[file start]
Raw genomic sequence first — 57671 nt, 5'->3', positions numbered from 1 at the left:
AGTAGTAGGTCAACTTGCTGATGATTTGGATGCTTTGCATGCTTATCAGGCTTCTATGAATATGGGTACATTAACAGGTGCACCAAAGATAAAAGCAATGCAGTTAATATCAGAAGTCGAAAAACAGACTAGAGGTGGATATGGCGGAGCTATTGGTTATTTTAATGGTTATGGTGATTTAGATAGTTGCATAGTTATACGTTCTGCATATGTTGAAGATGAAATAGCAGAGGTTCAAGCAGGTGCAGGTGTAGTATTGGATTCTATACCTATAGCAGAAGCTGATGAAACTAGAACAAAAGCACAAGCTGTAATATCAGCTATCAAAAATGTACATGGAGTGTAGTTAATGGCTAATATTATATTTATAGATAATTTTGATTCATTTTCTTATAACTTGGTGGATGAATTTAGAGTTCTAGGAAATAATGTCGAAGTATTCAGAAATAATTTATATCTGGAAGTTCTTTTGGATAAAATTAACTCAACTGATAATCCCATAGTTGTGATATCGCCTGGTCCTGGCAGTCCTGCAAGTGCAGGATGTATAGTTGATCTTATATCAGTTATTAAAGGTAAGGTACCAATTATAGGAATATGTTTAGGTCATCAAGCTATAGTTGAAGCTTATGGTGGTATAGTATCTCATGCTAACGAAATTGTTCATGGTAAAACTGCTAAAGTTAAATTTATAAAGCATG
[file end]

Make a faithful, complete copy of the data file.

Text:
Raw genomic sequence first — 57671 nt, 5'->3', positions numbered from 1 at the left:
AGTAGTAGGTCAACTTGCTGATGATTTGGATGCTTTGCATGCTTATCAGGCTTCTATGAATATGGGTACATTAACAGGTGCACCAAAGATAAAAGCAATGCAGTTAATATCAGAAGTCGAAAAACAGACTAGAGGTGGATATGGCGGAGCTATTGGTTATTTTAATGGTTATGGTGATTTAGATAGTTGCATAGTTATACGTTCTGCATATGTTGAAGATGAAATAGCAGAGGTTCAAGCAGGTGCAGGTGTAGTATTGGATTCTATACCTATAGCAGAAGCTGATGAAACTAGAACAAAAGCACAAGCTGTAATATCAGCTATCAAAAATGTACATGGAGTGTAGTTAATGGCTAATATTATATTTATAGATAATTTTGATTCATTTTCTTATAACTTGGTGGATGAATTTAGAGTTCTAGGAAATAATGTCGAAGTATTCAGAAATAATTTATATCTGGAAGTTCTTTTGGATAAAATTAACTCAACTGATAATCCCATAGTTGTGATATCGCCTGGTCCTGGCAGTCCTGCAAGTGCAGGATGTATAGTTGATCTTATATCAGTTATTAAAGGTAAGGTACCAATTATAGGAATATGTTTAGGTCATCAAGCTATAGTTGAAGCTTATGGTGGTATAGTATCTCATGCTAACGAAATTGTTCATGGTAAAACTGCTAAAGTTAAATTTATAAAGCATG